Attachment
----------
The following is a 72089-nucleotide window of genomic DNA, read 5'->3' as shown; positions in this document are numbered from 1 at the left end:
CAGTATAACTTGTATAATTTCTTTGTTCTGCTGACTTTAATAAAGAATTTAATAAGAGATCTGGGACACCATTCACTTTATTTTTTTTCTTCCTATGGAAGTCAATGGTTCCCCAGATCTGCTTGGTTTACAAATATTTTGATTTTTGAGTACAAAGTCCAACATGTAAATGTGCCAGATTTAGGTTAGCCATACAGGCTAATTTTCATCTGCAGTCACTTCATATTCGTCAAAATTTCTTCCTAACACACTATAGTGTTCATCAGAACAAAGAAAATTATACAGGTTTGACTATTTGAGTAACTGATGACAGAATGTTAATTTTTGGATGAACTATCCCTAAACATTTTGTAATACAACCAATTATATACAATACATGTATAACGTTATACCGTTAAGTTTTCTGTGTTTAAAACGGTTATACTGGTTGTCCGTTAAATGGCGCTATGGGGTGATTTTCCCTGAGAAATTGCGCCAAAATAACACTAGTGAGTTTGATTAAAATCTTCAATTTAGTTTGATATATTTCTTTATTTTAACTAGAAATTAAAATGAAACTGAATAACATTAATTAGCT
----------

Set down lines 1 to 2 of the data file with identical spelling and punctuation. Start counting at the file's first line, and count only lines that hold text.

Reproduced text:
The following is a 72089-nucleotide window of genomic DNA, read 5'->3' as shown; positions in this document are numbered from 1 at the left end:
CAGTATAACTTGTATAATTTCTTTGTTCTGCTGACTTTAATAAAGAATTTAATAAGAGATCTGGGACACCATTCACTTTATTTTTTTTCTTCCTATGGAAGTCAATGGTTCCCCAGATCTGCTTGGTTTACAAATATTTTGATTTTTGAGTACAAAGTCCAACATGTAAATGTGCCAGATTTAGGTTAGCCATACAGGCTAATTTTCATCTGCAGTCACTTCATATTCGTCAAAATTTCTTCCTAACACACTATAGTGTTCATCAGAACAAAGAAAATTATACAGGTTTGACTATTTGAGTAACTGATGACAGAATGTTAATTTTTGGATGAACTATCCCTAAACATTTTGTAATACAACCAATTATATACAATACATGTATAACGTTATACCGTTAAGTTTTCTGTGTTTAAAACGGTTATACTGGTTGTCCGTTAAATGGCGCTATGGGGTGATTTTCCCTGAGAAATTGCGCCAAAATAACACTAGTGAGTTTGATTAAAATCTTCAATTTAGTTTGATATATTTCTTTATTTTAACTAGAAATTAAAATGAAACTGAATAACATTAATTAGCT